Alix Jules is an atheist, but for years he felt uncomfortable at gatherings of nonbelievers. The reason: he’s black.
“I got really tired of going back and forth to free thought events and being the only black person there,” said Jules, 36, who lives in Dallas. “It was not necessarily inviting. I just felt like an outcast ... No one was reaching out to me.”
Last year, Jules helped launch a local initiative to address what atheists regard as an international problem for their movement: a lack of racial and gender diversity.
From the smallest local meetings to the largest conferences, the vast majority of speakers and attendees are almost always white men. Leading figures of the atheist movement — Richard Dawkins, Sam Harris, Christopher Hitchens and Daniel Dennett — are all white men.
But making atheism more diverse is proving to be no easy task.
Surveys suggest most atheists are white men. A recent survey of 4,000 members of the Freedom from Religion Foundation found that 95 percent were white, and men comprised a majority.
Among U.S. nonbelievers, 72 percent are white and 60 percent are men, according to the 2008 American Religious Identification Survey; the U.S. Religious Landscape Survey by the Pew Forum on Religion & Public Life found that Hispanics make up 11 percent, and African-Americans just 8 percent, of “unaffiliated” Americans.
“Anytime you go to an atheist meeting, it tends to be predominantly male and white. We know that,” said Blair Scott, national affiliate director for American Atheists, which has 131 affiliate groups. “We go out of our way to encourage participation by females and minorities. The problem is getting those people out (of the closet as atheists) in the first place.”
Atheists are working to put a more diverse public face on their movement. A new group, Black Atheists of America, drew about 25 attendees at its first national meeting in October. Also last year, the Institute for Humanist Studies was born in Washington, DC with a goal of helping atheism become more diverse.
But diversity remains elusive. As of late December, American Atheist magazine hadn’t been able to find enough black atheist writers to fill a special Black History Month edition for February.
In another telling sign, the Council for Secular Humanism tried in vain to present a diverse array of speakers at its four-day October conference in Los Angeles. Most of the 300 attendees were white men, as were 23 of the 26 speakers.
“Considering the changing demographics of our country, we need to consider why our message is not resonating with Latinos, why it’s not resonating with people of color, and why it’s not resonating with women in the way that it could be,” said Debbie Goddard, director of African-Americans for Humanism.
One theory says minorities tend to be more reluctant than whites to “come out of the closet” as non-believers, in part because religion and culture tend to be deeply intertwined in minority communities, according to Anthony Pinn, a black humanist and professor of religious studies at Rice University.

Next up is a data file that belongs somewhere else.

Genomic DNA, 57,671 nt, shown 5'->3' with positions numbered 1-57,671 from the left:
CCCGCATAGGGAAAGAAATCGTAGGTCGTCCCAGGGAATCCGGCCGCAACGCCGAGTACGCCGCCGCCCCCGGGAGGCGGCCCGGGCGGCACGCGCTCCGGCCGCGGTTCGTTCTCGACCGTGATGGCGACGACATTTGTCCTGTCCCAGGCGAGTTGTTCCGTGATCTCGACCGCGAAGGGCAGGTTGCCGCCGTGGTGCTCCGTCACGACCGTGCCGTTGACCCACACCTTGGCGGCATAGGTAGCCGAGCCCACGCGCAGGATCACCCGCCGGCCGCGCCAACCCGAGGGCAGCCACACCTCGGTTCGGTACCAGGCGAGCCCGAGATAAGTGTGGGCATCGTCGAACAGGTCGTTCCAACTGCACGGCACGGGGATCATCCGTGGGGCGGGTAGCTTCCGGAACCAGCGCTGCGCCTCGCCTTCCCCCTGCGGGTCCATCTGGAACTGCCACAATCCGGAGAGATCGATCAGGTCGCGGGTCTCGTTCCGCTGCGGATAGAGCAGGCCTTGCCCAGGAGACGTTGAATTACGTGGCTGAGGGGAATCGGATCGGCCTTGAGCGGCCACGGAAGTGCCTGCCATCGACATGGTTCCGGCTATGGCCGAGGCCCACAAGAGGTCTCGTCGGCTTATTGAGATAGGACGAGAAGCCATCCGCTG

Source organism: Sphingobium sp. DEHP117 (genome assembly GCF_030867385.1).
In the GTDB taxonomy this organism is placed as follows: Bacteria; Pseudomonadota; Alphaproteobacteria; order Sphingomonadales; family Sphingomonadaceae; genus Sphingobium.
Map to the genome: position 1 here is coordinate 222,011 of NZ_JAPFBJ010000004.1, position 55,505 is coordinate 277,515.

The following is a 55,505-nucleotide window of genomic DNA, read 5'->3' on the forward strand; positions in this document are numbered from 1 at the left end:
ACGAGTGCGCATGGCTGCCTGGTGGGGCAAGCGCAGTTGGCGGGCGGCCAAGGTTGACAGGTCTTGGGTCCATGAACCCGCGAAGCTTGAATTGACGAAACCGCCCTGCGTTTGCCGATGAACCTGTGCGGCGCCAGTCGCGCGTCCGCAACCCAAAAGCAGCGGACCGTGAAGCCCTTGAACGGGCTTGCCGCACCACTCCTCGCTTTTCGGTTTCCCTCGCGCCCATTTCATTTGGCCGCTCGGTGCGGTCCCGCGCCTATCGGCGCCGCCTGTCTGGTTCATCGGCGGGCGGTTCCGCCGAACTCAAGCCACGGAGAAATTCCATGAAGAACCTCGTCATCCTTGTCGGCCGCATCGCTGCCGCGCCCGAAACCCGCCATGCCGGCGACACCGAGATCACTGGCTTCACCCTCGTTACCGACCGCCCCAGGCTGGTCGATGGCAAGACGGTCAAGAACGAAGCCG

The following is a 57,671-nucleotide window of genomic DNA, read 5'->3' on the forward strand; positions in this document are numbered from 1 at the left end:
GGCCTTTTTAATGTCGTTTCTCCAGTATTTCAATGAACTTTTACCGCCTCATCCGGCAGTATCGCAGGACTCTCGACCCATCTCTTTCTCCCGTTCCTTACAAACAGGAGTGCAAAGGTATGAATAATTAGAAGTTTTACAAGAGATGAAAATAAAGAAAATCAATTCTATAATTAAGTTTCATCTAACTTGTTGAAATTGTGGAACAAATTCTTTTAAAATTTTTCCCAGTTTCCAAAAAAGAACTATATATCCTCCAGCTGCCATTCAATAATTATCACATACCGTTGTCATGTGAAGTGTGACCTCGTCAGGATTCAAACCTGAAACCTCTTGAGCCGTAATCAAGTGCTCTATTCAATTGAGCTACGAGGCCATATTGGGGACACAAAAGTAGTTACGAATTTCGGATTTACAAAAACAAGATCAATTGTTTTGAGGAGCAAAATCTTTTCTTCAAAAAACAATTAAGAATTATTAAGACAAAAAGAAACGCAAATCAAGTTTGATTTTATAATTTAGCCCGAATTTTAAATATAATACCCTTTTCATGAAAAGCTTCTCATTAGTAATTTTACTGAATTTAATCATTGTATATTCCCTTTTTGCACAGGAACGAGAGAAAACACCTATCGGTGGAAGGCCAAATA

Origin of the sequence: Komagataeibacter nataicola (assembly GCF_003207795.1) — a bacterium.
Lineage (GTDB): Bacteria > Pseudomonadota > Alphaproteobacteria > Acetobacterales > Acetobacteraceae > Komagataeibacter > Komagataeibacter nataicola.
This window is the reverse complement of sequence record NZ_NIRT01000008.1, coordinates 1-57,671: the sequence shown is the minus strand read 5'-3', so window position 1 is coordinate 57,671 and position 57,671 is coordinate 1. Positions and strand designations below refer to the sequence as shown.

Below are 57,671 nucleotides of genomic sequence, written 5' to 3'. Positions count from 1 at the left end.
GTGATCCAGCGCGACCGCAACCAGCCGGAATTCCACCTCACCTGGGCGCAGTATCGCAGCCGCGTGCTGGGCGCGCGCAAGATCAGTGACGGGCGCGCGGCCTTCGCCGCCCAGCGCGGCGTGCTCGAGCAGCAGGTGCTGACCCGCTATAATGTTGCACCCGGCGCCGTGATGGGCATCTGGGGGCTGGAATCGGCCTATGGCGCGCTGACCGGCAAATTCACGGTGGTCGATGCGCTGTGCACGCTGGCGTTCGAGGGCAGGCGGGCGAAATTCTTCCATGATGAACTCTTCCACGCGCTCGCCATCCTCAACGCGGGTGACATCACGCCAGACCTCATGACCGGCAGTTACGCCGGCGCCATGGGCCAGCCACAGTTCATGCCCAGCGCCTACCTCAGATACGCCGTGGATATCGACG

“Within African-American communities, the question concerning black atheists is: have they surrendered their allegiance to the principles and ideas that helped us survive?” said Pinn, who is also research director for the Institute for Humanist Studies.
The concern is that “the African-American atheists have surrendered some of what it means to be black and a survivor in the United States. They’ve lost touch with their tradition,” Pinn said.
Making atheism more diverse is important on various levels, according to atheist organizers. For starters, Scott said gatherings are enriched when atheists have varied backgrounds and experiences to share.
“We need to be more vocal, in the atheist community at large and in our (black) community, to let others feel more comfortable in coming out,” said Ayanna Watson, a New York City lawyer and founder of Black Atheists of America.
She and Pinn hope more blacks will feel more comfortable “coming out” as atheists when they learn about black atheism's roots in American history, through such figures as Richard Wright, Langston Hughes, W.E.B. DuBois and Frederick Douglass.
Efforts to cultivate diversity in atheism seem to be gaining some traction among African-Americans, Goddard said, but not as much among Asians or Latinos. “I’ve seen no real success in outreach, no efforts really being made to the Latino community,” Goddard said.
There’s also sharp debate inside atheist circles about whether to create separate minority groups. Goddard and others believe such niche groups perform a helpful service by helping minorities embrace their nonbelief, but others say ethnicity-based gatherings betray the movement’s commitment to transcending racial and ethnic boundaries.
“Some argue (that) organizing any kind of group for a specific demographic ... is inherently racist, is inherently sexist,” Goddard said, “and is not something that our groups should organize or promote.”
The white male profile of most atheist gatherings is not likely to change anytime soon, observers concede, especially if atheist minorities find their own community in specially designed separate groups.
Nevertheless, some activists like Jules are holding to a vision of integration. He chairs a newly formed diversity council for the Dallas Coalition for Reason, which includes the area’s 15 atheist groups.
Last year, the coalition started targeted outreach campaigns to minority groups, assuring local black gays and lesbians, for example, that atheist groups will accept them non-judgmentally.
Dallas’ Fellowship of Free Thought used to be almost exclusively white, Jules said, but now the group counts members with black, Hispanic and Middle Eastern backgrounds, including former Muslims.
“People think (atheism) is reserved for white academia,” Jules said, “but it’s not.”